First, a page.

british american tobacco p.l.c. sustainability report 2009 - Tackling child labour in tobacco growing


Child labour continues to be a key human rights issue for any industry that incorporates an agricultural supply chain and tobacco growing is no exception.

In our tobacco leaf supply chain, we address the issue through our Social Responsibility in Tobacco Production (SRTP) programme. This is applied to all our suppliers of tobacco leaf. It has also been adopted by almost all the major tobacco manufacturers. The child labour section of the review criteria was revised in 2009, following a 2008 consultation with other manufacturers that use SRTP and the board of the Eliminating Child Labour in Tobacco Growing Foundation.

Since 2006, the average self-assessment scores for the child labour section of SRTP have steadily improved (see chart below) although we have seen a decrease in 2009. This was largely due to more stringent assessment criteria introduced in 2009. Scores over 3.00 indicate international best practice and/or minimised risk of child labour.

Leaf suppliers' average self-assessment scores in the child labour section of SRTP 2006-2009 (out of a maximum score of 4.00) are:

SRTP scores - 2006: 3.48, 2007: 3.65, 2008: 3.72, 2009: 3.41

While our suppliers’ average scores are high, we recognise that there are still pockets of poor performance in some countries. Suppliers are required to develop action plans, which are then assessed by our independent reviewer, LeafTc.

The Eliminating Child Labour in Tobacco Growing Foundation

British American Tobacco helped to establish the Eliminating Child Labour in Tobacco Growing (ECLT) Foundation in 2001. Since then the Foundation has undertaken research and developed community-based initiatives that tobacco companies can join or replicate elsewhere. Projects may, for example, raise awareness of child labour issues, improve children’s access to education or provide a microfinance scheme so that tobacco farmers can purchase machinery to reduce their  reliance on child labour. Projects have been established in seven countries: Malawi, Zambia, Tanzania, Mozambique, Kyrgyzstan, the Philippines and Uganda. The Foundation uses a multi-stakeholder approach at both local and board levels. Members of the board include representatives of all the major manufacturers and leaf suppliers, tobacco growers, trades unions, and the International Labour Organisation.

In 2009, the Foundation reviewed how best to build on its achievements and set course for the future. It decided to:

  • Build an information base (for example, data on the extent of child labour) to help decide on where best the Foundation can intervene with the greatest impact and to help set realistic targets;
  • Adopt a consistent and robust method for measuring project impacts;
  • Establish a standard model for community projects, building on lessons learned to date and setting out key elements for each project, including objectives and evaluation tools; and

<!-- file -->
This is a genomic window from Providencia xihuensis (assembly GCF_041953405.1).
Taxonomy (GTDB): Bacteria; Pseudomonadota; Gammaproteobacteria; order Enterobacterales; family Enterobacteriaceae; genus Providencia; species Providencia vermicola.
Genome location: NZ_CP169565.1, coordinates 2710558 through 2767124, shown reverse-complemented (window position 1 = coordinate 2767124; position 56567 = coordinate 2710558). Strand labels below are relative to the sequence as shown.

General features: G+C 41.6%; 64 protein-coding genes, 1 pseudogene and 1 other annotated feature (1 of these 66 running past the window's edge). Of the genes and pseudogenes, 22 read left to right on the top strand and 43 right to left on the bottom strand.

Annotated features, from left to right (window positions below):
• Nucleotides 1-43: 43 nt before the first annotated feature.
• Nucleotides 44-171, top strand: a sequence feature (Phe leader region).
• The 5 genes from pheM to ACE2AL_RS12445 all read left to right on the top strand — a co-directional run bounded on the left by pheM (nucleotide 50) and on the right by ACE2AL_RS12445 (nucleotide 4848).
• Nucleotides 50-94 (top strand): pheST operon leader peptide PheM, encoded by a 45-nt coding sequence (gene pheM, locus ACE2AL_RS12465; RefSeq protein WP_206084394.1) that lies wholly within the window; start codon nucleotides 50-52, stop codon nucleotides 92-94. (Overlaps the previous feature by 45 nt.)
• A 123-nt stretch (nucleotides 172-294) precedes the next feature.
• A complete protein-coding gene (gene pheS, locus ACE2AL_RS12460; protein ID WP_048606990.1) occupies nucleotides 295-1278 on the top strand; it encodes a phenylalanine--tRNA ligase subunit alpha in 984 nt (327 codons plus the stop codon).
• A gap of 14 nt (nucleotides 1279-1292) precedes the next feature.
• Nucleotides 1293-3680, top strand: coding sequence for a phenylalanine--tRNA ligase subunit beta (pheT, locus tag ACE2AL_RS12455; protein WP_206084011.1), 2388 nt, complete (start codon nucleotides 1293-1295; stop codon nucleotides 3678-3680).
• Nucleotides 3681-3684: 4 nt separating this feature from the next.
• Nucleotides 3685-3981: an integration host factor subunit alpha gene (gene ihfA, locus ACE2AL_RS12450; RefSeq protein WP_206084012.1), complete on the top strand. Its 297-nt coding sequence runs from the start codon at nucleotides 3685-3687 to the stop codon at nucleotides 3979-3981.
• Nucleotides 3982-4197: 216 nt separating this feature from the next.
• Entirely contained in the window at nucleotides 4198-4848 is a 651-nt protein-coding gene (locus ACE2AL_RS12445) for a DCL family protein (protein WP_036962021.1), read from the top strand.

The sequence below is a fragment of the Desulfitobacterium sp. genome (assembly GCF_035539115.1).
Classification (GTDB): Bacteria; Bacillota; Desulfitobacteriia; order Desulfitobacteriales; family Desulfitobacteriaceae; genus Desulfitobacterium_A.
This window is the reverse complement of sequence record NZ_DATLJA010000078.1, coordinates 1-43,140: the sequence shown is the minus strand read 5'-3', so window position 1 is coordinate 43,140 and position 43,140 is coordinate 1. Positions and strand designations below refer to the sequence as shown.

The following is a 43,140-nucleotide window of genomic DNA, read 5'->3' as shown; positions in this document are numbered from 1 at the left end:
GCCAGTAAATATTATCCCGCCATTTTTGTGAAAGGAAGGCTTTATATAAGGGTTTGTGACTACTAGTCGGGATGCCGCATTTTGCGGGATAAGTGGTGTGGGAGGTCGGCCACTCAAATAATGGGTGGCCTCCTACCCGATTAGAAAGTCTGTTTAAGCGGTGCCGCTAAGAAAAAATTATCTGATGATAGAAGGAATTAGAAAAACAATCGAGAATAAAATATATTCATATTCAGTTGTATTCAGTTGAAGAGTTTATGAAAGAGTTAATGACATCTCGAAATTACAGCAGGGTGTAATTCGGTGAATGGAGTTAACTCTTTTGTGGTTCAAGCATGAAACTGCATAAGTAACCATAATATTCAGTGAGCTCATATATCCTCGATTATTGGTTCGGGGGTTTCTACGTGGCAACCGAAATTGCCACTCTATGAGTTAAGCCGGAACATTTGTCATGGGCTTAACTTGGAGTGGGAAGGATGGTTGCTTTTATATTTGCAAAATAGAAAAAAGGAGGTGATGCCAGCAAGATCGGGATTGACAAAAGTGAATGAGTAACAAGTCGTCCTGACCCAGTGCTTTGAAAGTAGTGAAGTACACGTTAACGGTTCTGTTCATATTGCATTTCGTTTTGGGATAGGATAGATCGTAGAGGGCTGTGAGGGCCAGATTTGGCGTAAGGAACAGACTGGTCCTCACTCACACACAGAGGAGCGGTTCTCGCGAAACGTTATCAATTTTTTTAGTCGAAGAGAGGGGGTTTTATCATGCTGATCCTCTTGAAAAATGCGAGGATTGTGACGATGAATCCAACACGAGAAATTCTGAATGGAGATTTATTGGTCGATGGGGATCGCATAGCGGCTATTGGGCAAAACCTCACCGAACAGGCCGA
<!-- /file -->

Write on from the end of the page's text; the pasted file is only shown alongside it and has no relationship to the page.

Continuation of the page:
• Improve its engagement and advocacy to help promote best practice, raise the profile of child labour issues, and support local partners in tackling the issue.

To improve its ability to deliver this new strategy, the Foundation also revised its governance and ways of working in 2009.

Plan International’s report on child labour on tobacco farms in Malawi

In August 2009, Plan International, a well-known development organisation that works to address child poverty in the developing world, published a report on child labour in tobacco growing in Malawi, one of the world’s major exporters of tobacco leaf.

Although British American Tobacco was not mentioned in it, the report has generated concerns among our stakeholders. We buy only around 5 per cent of Malawi’s annual tobacco crop, but our stakeholders’ concerns naturally extend to the welfare of children in tobacco growing areas of other developing countries.

The report, titled ‘Hard work, long hours and little pay – research with children working on tobacco farms in Malawi’, included the findings from a series of workshops with children who worked full-time on tobacco farms in the 2007–2008 season. The aim was to see how the children themselves experienced the work they did and to develop recommendations to address some of the problems they identified. Issues identified included long hours, health and safety issues, lack of education opportunity and abuse by supervisors.

Neither the ECLT Foundation nor its local partners, including the Ministry of Labour, trades unions and leaf growers, were contacted during Plan International’s research. When the report was published, the Foundation’s Director offered to share with Plan International the Foundation’s experience of community-based projects in Malawi, which are designed to tackle many of the issues identified in the report. As yet, Plan International has not responded to the offer.

The ECLT’s projects in Malawi cover over 200 villages and have improved educational and health services, school attendance, food security, sanitation and the awareness of child labour issues among local farmers and other stakeholders. More information on the Foundation’s projects, as well as its response to the Plan International report, can be found at Opens in new window.